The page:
I like that idea—merging with the obstacle.  Then, in my progression through,
there would at least be one moment where I was not visible, being entirely
consumed by the mass, before I emerged out the other side.   I would be
caught for a while in the middle of the obstacle.  The real drama would come
from wondering if I’d ever make it out.  I like the idea of becoming the wall, of
fitting the solidness of my body into the solidness rock.

Even though David Copperfield looked fine after he emerged, he couldn’t have
been quite the same.  How can you merge with something and still be you when
you come out the other side?  I wasn’t.  I think I carry some of the obstacle’s
molecules inside of me, and that I left some of my own inside of it.  I don’t have
the same chemical composition.  I am elementally different.  This is an image I
like.  This is an image that accurately describes what I saw and what I felt.

I don’t always picture my movement as slow and deliberate.   I was carried
through the transition from adolescence to adulthood by the force of inertia.  I
built up a full head of steam in high school and sped towards a “good college”
and the “better job opportunities” that came with it.

When cancer got thrown at me the month before I started college, this
momentum drove me right through it with a smash and the splintering of
wood.  While this image smacks of liberation and the “breaking of barriers,”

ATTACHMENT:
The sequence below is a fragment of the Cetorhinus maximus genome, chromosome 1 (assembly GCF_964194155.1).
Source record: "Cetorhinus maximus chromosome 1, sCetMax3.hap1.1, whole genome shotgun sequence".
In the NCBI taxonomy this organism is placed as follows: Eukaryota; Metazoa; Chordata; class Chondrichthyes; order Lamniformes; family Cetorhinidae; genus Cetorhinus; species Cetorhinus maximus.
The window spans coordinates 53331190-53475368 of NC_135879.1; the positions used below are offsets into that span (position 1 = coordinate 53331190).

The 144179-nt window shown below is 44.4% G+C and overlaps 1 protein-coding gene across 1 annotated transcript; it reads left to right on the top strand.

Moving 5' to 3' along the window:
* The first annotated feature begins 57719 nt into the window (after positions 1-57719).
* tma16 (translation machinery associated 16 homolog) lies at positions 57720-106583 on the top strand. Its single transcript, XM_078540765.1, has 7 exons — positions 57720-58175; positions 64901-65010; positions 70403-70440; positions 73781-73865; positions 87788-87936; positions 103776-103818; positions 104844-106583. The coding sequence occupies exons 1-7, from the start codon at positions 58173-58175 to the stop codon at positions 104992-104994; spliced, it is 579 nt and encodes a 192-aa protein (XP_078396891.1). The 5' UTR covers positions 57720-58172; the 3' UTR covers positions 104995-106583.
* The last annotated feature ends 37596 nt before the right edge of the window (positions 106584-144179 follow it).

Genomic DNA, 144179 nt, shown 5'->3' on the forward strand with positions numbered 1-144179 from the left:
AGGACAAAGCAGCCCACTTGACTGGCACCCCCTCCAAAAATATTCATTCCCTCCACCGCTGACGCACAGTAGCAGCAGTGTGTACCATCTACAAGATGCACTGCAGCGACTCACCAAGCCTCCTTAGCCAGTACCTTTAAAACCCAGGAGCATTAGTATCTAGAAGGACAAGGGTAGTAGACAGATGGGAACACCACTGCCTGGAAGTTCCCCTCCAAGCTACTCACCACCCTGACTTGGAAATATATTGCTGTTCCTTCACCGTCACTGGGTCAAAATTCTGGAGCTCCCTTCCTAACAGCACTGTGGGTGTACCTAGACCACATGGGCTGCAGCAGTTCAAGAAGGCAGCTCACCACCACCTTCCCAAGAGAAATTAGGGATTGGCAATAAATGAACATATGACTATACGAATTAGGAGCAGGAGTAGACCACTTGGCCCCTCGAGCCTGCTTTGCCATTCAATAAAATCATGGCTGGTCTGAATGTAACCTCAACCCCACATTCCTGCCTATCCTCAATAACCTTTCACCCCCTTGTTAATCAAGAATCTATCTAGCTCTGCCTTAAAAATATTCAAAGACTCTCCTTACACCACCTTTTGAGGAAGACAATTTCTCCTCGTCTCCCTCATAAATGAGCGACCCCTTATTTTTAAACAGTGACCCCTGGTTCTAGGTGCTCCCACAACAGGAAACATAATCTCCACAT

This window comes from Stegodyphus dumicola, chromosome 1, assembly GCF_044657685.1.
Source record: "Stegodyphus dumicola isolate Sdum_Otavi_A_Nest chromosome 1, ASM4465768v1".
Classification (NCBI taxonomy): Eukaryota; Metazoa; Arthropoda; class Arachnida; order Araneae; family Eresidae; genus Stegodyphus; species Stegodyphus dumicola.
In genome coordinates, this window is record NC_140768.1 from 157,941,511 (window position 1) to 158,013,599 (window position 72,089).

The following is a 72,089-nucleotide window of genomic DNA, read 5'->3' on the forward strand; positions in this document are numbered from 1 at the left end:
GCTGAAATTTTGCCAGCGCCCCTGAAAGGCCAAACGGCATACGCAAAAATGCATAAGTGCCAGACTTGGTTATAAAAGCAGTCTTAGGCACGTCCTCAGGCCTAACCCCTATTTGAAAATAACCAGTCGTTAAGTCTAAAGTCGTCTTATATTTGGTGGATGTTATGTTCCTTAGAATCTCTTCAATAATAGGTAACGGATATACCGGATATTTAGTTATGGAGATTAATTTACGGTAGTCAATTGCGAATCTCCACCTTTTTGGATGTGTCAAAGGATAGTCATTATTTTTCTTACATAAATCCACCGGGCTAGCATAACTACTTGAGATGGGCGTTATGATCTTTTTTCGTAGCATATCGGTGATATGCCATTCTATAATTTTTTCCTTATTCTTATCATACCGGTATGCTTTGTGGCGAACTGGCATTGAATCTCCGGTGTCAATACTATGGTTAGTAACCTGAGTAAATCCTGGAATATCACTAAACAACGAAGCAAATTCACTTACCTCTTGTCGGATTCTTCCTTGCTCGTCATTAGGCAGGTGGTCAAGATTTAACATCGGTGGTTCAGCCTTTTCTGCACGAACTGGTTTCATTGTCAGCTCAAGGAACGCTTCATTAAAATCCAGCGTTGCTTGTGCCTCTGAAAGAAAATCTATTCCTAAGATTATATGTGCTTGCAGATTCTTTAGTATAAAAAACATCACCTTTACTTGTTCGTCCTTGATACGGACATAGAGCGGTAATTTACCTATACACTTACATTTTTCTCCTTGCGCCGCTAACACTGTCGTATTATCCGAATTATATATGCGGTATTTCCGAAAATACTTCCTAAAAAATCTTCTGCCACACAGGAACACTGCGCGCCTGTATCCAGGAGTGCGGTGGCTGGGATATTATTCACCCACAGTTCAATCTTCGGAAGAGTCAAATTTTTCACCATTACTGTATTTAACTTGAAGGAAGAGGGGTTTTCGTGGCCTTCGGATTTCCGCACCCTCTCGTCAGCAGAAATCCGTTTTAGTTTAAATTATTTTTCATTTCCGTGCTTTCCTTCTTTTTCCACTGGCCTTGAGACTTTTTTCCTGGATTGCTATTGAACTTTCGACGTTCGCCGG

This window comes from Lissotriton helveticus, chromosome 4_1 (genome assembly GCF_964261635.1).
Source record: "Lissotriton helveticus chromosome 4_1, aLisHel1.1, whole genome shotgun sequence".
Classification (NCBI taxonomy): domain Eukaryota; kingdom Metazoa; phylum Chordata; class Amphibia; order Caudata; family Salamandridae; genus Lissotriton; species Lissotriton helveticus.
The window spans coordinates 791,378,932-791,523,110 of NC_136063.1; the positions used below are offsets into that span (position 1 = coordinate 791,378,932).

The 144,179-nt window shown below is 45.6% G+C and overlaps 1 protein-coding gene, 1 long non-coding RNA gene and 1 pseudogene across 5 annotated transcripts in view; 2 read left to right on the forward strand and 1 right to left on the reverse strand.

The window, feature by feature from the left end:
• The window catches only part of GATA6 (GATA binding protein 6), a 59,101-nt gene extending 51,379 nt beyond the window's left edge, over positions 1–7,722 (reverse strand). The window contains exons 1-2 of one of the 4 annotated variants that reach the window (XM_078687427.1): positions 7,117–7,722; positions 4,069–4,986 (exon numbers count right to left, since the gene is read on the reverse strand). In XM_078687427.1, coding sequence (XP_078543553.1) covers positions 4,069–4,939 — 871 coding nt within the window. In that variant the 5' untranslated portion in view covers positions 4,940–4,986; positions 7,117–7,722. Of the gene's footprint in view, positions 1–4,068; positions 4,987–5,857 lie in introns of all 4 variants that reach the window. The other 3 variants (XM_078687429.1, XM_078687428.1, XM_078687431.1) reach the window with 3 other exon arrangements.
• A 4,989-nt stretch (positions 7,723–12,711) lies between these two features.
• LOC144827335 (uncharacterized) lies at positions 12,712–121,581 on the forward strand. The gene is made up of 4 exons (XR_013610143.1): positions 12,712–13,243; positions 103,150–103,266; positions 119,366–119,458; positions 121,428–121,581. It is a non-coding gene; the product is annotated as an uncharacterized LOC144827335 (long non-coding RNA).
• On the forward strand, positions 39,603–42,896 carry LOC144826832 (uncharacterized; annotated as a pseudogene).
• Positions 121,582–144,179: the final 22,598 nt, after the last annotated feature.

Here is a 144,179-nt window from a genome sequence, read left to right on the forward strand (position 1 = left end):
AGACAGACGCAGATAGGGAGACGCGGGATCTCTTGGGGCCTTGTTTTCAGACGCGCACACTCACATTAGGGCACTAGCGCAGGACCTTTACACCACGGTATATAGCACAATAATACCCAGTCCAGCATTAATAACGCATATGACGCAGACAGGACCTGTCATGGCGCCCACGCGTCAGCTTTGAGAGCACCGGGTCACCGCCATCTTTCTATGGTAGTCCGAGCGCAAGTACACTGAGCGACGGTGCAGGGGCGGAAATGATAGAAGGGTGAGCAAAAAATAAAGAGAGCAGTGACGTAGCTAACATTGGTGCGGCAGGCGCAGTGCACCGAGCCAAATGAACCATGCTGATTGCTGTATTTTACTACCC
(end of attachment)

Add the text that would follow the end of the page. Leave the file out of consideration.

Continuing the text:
that’s not quite how it felt.  When you hit a solid object at that speed –full
force—full body contact—blood vessels burst.  I spent years picking the
splinters out from underneath my skin.

I like the idea of velocity presented by this image.  At eighteen, I was launched
from the sling shot of expectation.  I was driven by an external force; I had no
internal combustion.  Each barrier in my path stole some of my borrowed
energy until eventually I ran out.  The forward motion ended. I toppled over on
one side.

These are the metaphors I would use to describe my experience of a diseased
body and a disordered mind.  They fit.  But I find I can’t use them in  ordinary
conversation about my illness.  Not with most people. Especially not now that I’
m well.  Even when I talk about writing against the grain of the common cancer
story.  Even when I say I think the power of positive thinking is a load of crap,
and I actually use those words, “load of crap,” people still only hear the
overcoming obstacle story.  They picture in their minds my great, graceful leap.
And really there is no recognizable trope for moving through an obstacle, or
being stuck in the middle.  I’m not sure how I would begin to explain it.  What
would I say?  “Remember those David Copperfield specials?” or “Imagine what it’
s like to breathe rock.”  Or maybe I could start with “Bodies in motion tend to
stay in motion unless acted on by an outside force.”

It’s not that I’m pessimistic or unhappy. I’ve been cancer free for ten years and
while I still worry about a recurrence,I’ve managed to piece together a pretty
nice life.  I’m married and pursuing the career of my choice. I was even able to
get pregnant, and am now overwhelmed by the tremendous possibility of new

I would, however, like to be able to tell my story the way I saw it, the way I see
it now.  I am different and not only in nice ways.  People want to hear about the
strength and the inspiration, but they don’t want to hear about the hardness
that develops around the scars.  I would like to be able to tell a more complete
story.  But I’ve learned that people want to hear two things: how brave I was,
and how it’s over now.



Katharyn Sinelli was awarded a Master’s Degree in Creative Writing from Cal State Northridge. This piece is the epilogue from her thesis. Katharyn’s scholarly work is focused on Disability Studies, particularly the stories we tell about disease in literature and popular culture.